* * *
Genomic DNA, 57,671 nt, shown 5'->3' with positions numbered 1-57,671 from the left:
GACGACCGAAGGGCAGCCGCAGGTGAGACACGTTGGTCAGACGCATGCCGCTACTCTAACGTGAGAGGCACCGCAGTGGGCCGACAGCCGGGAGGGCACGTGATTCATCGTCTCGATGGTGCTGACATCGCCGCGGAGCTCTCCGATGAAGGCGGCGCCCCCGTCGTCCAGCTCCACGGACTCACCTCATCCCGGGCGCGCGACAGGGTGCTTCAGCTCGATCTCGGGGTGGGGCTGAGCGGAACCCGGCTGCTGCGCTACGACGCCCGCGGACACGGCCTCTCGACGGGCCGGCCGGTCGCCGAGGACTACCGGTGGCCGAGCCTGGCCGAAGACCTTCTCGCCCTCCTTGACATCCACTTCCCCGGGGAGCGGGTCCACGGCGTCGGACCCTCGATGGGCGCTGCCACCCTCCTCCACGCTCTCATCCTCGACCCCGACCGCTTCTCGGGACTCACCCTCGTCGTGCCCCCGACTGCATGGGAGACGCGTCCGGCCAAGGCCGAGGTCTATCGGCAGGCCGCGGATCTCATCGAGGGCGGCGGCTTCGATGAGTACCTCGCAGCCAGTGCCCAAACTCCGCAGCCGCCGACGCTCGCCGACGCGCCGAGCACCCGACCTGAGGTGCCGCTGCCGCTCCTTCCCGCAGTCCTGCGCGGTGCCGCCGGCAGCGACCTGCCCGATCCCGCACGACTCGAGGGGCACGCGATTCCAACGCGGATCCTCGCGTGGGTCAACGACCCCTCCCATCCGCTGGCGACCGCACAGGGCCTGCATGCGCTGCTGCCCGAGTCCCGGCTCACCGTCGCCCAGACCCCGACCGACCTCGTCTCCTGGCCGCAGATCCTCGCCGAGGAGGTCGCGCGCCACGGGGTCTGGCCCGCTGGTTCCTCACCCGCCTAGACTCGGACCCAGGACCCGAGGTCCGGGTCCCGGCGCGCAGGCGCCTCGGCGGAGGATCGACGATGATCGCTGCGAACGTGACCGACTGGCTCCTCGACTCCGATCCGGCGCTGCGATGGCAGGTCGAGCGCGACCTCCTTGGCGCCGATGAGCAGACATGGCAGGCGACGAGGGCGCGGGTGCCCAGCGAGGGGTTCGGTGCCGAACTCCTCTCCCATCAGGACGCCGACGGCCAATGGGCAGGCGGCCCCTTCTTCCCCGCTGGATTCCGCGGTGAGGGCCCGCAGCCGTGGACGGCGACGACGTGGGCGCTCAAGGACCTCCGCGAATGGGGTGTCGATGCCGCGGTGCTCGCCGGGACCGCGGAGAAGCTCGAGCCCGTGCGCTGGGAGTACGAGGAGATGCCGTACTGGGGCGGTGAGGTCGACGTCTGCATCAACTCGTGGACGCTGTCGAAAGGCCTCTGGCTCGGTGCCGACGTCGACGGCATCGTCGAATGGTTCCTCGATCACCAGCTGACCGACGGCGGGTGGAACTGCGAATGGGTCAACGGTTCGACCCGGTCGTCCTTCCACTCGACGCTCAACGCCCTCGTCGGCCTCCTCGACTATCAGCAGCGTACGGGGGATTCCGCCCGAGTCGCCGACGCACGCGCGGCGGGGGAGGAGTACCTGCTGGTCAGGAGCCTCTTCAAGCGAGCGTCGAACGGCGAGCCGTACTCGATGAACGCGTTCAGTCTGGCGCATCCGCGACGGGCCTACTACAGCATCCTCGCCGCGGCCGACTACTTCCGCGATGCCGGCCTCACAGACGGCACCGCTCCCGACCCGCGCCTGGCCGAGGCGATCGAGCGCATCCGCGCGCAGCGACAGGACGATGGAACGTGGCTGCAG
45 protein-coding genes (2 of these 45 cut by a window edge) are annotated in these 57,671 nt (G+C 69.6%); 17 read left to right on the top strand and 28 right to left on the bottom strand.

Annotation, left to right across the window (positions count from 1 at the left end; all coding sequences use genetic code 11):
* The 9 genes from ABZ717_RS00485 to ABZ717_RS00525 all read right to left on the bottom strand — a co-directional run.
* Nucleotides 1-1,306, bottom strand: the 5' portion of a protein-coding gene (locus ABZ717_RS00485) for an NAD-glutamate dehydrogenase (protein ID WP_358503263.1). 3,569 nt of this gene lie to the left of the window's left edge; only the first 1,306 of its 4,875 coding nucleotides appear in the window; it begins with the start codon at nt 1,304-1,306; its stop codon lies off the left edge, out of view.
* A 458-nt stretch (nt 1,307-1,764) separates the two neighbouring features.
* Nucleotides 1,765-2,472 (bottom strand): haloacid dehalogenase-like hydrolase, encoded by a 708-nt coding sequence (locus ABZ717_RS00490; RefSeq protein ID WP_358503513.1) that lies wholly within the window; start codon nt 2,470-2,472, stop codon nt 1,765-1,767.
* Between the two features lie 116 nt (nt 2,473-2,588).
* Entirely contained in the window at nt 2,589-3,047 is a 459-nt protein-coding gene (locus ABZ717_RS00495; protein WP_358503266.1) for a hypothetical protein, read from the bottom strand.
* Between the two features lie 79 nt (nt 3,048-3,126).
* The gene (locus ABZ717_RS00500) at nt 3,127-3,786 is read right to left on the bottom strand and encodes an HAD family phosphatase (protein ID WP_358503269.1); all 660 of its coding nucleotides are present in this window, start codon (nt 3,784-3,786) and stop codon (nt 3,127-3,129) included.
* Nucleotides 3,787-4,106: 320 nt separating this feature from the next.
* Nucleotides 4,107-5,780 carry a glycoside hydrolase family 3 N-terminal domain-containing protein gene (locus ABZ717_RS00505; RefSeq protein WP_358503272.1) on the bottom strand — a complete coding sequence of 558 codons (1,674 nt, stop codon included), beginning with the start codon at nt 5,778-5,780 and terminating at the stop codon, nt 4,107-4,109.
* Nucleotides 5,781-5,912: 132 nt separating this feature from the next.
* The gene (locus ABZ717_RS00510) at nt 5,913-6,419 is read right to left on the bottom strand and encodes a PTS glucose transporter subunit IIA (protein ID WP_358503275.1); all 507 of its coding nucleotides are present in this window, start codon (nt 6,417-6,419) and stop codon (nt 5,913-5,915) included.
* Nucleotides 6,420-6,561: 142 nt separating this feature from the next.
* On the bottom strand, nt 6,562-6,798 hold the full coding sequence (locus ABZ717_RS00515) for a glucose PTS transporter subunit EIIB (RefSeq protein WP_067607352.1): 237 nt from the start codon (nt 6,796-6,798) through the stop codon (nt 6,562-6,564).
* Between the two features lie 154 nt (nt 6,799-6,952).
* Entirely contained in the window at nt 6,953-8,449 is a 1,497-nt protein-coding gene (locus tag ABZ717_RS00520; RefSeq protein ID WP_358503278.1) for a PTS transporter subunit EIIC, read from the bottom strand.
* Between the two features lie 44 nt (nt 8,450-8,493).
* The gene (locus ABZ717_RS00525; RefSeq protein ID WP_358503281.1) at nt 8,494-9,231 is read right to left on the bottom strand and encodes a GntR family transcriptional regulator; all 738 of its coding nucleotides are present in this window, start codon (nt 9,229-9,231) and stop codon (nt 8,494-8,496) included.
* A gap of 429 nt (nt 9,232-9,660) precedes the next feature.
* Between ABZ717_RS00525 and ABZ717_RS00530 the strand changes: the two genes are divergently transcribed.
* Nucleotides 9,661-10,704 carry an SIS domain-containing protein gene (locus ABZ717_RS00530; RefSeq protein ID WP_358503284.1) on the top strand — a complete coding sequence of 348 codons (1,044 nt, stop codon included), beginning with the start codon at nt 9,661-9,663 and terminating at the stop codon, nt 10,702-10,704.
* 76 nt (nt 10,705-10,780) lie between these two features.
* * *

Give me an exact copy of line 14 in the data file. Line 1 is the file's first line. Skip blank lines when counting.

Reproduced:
* Nucleotides 4,107-5,780 carry a glycoside hydrolase family 3 N-terminal domain-containing protein gene (locus ABZ717_RS00505; RefSeq protein WP_358503272.1) on the bottom strand — a complete coding sequence of 558 codons (1,674 nt, stop codon included), beginning with the start codon at nt 5,778-5,780 and terminating at the stop codon, nt 4,107-4,109.